Nodule Formation Following HA Filler Treatment

Lip Injections

Hyaluronic acid filler injections can cause persistent and recurring nodules that require combination therapies to clear. And products with a high degree of cross-linking may be more difficult to disintegrate with hyaluronidase. Authors Meredith L. Orseth MD, Nicole Lee MD, Omer Ibrahim MD, Kenneth A. Arndt MD, and Michael Kaminer MD, published two case studies of patients who experienced nodule formation after treatment with an HA filler (Journal of Drugs in Dermatology, May 2018).

Rare Complications Following Noninvasive Microfocused Ultrasound

Microfocused ultrasound treatment adverse events

In the January 2018 issue of Lasers in Surgery and Medicine, dermatologist Daniel P. Friedmann, MD, et al, shared the cases of five patients who experienced serious adverse events following treatment at the authors' practices with microfocused ultrasound (MFUS, Ultherapy). The patients developed blistering, erosion/ulceration, cutaneous or subcutaneous tissue edema with resulting atrophy and/or cutaneous necrosis following a single session of MFUS.

Recognizing Complications

Injection-related complications occur among even the most well-trained providers; recognizing the warning signs is key to preventing long-term damage.
Recognizing Complications

The 2015 International Society of Aesthetic Plastic Surgery (ISAPS) Global Procedural Survey revealed that botulinum toxin injections and hyaluronic acid (HA) dermal fillers are the two most popular nonsurgical procedures, with about 4.6 million toxin and 2.8 million filler treatments performed worldwide. The survey results also showed that HA filler popularity is on the rise, as that number represents a 6.5% increase over the previous year.

Evaluating CaHA Injection Complications

Evaluating CaHa Injection Complications

In an effort to compile more objective data regarding calcium hydroxylapatite (CaHA, Radiesse) injections, researchers Xiao-hua Shi, PhD, et al, examined previous studies to evaluate the complications from CaHA injection for facial soft tissue augmentation. They identified published studies on CaHA injection for facial soft tissue enhancement via PubMed, EMBASE and Cochrane Controlled Trial databases. Only randomized, controlled trials comparing CaHA injection to either placebo or an active comparator for facial cosmetic use were included.

Filler Complications

Two experts in dermal filler procedures discuss appropriate responses to new label warnings and class-action lawsuits.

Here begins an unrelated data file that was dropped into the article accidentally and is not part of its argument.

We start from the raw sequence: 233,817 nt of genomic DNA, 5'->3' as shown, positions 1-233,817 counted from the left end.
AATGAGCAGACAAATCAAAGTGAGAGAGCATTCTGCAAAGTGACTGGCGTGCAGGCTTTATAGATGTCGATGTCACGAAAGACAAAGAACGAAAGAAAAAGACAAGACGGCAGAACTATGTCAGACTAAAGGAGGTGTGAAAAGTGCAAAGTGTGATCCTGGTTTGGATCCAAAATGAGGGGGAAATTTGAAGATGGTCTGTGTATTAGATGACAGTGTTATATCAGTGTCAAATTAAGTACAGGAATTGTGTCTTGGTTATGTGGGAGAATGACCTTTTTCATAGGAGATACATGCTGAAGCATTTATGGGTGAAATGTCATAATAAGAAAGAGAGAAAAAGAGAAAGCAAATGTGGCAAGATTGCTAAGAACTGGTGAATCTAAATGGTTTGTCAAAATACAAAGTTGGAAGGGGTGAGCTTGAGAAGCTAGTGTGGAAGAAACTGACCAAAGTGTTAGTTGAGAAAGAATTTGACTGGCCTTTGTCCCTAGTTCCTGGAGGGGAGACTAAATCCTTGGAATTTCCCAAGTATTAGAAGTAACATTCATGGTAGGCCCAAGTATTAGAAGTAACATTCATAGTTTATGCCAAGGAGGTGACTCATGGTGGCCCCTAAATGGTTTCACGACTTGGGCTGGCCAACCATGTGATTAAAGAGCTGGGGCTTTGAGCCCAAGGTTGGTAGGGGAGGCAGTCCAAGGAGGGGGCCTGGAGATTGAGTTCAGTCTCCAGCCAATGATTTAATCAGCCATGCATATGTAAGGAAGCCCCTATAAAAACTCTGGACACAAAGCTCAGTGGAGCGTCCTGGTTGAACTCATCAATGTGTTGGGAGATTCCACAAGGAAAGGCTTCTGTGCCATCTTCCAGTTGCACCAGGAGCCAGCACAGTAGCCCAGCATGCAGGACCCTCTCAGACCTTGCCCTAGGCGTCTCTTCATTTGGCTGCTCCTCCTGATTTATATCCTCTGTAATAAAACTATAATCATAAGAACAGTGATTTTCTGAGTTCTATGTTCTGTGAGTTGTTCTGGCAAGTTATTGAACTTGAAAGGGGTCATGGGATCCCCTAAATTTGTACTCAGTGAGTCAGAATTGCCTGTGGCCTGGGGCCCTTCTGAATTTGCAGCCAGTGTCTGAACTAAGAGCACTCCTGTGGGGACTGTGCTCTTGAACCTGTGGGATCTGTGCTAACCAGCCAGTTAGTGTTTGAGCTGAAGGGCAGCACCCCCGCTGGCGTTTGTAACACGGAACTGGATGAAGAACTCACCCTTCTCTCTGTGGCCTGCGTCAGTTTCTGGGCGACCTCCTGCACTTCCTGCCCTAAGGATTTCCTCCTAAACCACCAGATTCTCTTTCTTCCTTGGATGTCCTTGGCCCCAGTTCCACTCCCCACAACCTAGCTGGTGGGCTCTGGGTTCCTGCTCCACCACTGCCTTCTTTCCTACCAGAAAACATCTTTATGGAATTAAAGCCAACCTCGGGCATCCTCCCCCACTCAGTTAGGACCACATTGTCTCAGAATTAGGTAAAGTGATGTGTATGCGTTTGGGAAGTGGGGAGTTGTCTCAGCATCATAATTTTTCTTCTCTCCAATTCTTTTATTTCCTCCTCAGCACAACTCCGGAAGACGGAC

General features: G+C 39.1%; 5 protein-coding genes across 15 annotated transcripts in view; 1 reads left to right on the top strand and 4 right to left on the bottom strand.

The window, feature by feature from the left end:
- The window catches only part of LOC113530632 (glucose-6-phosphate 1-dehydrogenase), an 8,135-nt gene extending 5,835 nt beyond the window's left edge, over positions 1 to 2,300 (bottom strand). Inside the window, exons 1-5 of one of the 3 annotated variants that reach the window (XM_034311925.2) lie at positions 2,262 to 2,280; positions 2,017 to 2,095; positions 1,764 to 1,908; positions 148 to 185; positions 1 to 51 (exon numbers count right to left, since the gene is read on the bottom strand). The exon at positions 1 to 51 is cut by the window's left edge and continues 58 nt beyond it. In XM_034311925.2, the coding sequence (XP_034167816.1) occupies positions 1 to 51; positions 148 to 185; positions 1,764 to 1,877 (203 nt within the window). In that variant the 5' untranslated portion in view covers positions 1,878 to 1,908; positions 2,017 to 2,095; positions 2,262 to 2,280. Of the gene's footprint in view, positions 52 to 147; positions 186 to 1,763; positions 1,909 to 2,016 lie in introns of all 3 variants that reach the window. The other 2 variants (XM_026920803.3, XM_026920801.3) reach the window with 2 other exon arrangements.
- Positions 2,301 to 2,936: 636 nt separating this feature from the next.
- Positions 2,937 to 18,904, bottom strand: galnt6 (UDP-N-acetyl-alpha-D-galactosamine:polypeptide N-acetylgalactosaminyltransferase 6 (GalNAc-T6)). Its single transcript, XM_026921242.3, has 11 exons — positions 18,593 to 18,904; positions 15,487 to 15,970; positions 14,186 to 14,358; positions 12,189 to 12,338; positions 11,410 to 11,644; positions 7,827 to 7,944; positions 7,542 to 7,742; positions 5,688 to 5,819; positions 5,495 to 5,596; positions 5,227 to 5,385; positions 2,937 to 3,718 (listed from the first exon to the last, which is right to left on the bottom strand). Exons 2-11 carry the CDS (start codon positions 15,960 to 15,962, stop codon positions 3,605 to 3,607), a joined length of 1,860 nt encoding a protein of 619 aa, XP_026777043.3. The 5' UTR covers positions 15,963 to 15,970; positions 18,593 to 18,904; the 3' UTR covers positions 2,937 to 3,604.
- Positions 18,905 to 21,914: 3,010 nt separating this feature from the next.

Filler Complications

Facial filler injections have become so commonplace—2.3 million procedures were performed in 2014 according to American Society for Aesthetic Plastic Surgery (ASAPS) statistics—consumers could not be faulted for thinking them perfectly safe. Events in 2015 belie that assumption. In May, the U.S. Food and Drug Administration (FDA) sent letters to filler manufacturers suggesting they include the following warning labels on their products:

A Review of Soft-Tissue Filler Complications

A Review of Soft-Tissue Filler Complications

The estimated incidence of severe complications from dermal filler injections is very low—0.0001%—and the bulk of these complications occur following treatment in the glabella area, according to researchers at the Cleveland Clinic in Cleveland, Ohio. For the published study, “Complications Following Injection of Soft-Tissue Fillers” (Aesthetic Surgery Journal, August 2013), Cemile Nurdan Ozturk, MD, et al, searched the National Library of Medicine, the Cochrane Library, and Ovid MEDLINE as well as relevant articles published through August 2012.

Recognizing Complications

Protect your practice and patients by training staff to recognize potentially serious adverse events.
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Recognizing complications

Noninvasive cosmetic procedures have surged in popularity thanks to their affordability, effectiveness and strong safety profiles. Still, serious complications—including necrosis, infection and allergic reaction—can occur. In medical aesthetic practices, front desk staff and office managers are often the first to field calls from concerned patients. Training these staff members to differentiate between normal reactions that are part of the healing process and undesirable or dangerous complications is crucial to postprocedure care.